New Estate Tax Law Features Portability or Transfer of Exclusion Amount Between Spouses

Under the new federal estate tax law, the exclusion amount, or the value of an estate that can pass free of federal estate tax, is increased to $5,000,000. This $5,000,000 exemption will end, unless extended or modified by new legislation, on December 31, 2012. One of the most significant changes brought about by the new law with regard to preparing a Last Will or an estate plan, is the portability or transfer of the unused portion of the $5,000,000.00 exclusion between spouses.

In a simple example, say a husband dies in 2011 and leaves his entire $5,000,000 estate to his wife but does not use any part of this $5,000,000 exclusion for estate tax purposes. If the wife then dies in 2012, she can use both her own $5,000,000 exclusion and the $5,000,000 exclusion that was unused by her husband. Thus, the wife can pass on to others a $10,000,000 estate tax free. In the present law, the death of both spouses must occur between January 1, 2011 and December 31, 2012.

As with all new statutes, particularly involving taxes, novel questions always arise. Suppose a surviving spouse has survived not just one but two (2) predeceased spouses. Could the survivor’s exemption possibly reach $15,000,000 by adding the unused exclusions of both of the two pre-deceased spouses to that of the surviving spouse. The explanation accompanying the law provides that the surviving spouse can only use the exclusion of the last deceased spouse.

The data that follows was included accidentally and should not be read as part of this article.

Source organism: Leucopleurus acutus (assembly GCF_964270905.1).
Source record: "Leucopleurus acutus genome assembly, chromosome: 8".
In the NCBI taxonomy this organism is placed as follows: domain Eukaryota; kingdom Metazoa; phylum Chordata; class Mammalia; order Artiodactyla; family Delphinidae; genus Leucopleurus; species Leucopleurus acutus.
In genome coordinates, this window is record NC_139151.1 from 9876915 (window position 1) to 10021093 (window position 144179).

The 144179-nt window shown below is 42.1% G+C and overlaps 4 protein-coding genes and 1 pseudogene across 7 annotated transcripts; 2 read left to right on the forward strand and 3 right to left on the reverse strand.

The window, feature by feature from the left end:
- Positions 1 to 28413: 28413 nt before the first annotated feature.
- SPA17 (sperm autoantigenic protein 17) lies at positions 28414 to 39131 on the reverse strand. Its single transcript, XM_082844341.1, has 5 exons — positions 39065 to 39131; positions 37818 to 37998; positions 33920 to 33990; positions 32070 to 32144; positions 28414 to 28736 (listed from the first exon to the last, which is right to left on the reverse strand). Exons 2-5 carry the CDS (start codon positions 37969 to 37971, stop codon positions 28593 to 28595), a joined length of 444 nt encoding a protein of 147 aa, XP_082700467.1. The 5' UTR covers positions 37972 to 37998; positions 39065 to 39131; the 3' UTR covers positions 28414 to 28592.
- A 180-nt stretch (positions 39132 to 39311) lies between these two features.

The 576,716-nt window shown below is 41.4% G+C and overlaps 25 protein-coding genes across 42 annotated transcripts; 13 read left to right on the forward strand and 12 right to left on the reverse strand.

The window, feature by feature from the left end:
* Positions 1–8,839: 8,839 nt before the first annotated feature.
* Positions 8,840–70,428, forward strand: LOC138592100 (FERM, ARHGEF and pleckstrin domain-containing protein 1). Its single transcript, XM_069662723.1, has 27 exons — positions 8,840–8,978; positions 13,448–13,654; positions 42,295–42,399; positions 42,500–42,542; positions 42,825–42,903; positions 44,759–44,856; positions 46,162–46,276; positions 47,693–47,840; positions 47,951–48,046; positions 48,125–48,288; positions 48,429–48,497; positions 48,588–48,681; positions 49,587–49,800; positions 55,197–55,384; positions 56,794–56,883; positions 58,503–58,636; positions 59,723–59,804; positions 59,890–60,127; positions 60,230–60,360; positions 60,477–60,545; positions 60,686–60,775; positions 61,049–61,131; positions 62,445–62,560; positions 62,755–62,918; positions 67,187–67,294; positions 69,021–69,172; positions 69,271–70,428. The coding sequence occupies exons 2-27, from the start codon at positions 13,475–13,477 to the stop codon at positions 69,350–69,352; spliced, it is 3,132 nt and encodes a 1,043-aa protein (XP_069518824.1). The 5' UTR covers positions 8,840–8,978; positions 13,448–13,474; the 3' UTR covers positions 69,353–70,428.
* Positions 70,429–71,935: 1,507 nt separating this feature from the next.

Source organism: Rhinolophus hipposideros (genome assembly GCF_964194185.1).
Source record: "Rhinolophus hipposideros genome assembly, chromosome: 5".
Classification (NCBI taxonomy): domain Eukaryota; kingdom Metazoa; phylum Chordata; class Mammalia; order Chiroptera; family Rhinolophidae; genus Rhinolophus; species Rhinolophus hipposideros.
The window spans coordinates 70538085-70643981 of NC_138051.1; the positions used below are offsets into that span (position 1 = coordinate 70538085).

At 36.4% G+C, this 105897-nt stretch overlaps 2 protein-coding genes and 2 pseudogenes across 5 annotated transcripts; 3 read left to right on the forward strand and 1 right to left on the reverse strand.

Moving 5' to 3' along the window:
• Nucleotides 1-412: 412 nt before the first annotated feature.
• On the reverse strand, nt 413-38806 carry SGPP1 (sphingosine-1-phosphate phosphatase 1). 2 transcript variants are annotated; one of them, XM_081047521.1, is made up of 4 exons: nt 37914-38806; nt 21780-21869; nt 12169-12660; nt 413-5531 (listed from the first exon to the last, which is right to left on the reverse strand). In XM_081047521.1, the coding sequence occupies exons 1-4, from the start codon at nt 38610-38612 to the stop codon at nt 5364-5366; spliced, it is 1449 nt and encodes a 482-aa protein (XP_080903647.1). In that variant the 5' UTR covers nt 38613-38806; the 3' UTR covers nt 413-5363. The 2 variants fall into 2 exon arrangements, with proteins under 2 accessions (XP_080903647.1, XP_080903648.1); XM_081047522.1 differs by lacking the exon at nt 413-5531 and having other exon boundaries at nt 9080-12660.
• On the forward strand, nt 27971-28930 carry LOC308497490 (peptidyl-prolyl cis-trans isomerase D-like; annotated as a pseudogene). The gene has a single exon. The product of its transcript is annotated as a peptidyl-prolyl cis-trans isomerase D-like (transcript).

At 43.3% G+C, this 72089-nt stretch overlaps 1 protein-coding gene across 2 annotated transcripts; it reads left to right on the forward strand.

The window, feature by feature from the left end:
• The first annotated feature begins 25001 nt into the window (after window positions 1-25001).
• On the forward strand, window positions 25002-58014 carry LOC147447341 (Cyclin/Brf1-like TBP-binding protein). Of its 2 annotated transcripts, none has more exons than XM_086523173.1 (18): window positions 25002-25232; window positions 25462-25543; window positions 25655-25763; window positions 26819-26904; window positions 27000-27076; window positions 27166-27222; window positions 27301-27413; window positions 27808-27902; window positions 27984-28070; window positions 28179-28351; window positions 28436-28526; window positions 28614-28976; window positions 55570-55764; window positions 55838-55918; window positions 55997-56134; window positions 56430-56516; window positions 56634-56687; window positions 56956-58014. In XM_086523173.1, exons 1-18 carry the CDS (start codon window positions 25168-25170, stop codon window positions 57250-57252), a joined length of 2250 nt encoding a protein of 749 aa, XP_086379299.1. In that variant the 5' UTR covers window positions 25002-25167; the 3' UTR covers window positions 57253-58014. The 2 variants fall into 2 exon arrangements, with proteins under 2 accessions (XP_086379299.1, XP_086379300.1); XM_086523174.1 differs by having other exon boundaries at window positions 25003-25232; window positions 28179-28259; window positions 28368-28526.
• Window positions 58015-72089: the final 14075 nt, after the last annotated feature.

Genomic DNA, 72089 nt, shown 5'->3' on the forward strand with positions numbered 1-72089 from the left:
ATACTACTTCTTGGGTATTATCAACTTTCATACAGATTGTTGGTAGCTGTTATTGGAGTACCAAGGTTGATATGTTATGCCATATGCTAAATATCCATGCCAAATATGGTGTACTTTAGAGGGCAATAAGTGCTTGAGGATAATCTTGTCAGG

In order to utilize the unused exclusion of a deceased spouse, the executor of the first deceased spouse’s estate needs to timely file an estate tax return for the deceased spouse, compute the unused exclusion amount and elect that it can be utilized by the second spouse.

As is true with many aspects of estate settlement and administration, an Executor or estate fiduciary must be aware of his or her options and obligations to secure the maximum benefits for the estate and estate beneficiaries. Preparing and filing estate tax returns is just one of many areas that requires the assistance of a qualified probate lawyer.

New York Probate Attorney Jules M. Haas has helped many clients over the past 30 years resolve issues relating to probate, estate planning and estate settlement. Brooklyn Probate matters and estate proceedings throughout New York require the attention of an experienced estate attorney. If you or someone you know has any questions regarding these matters, please contact me at (212) 355-2575 for an initial consultation.

Contact Information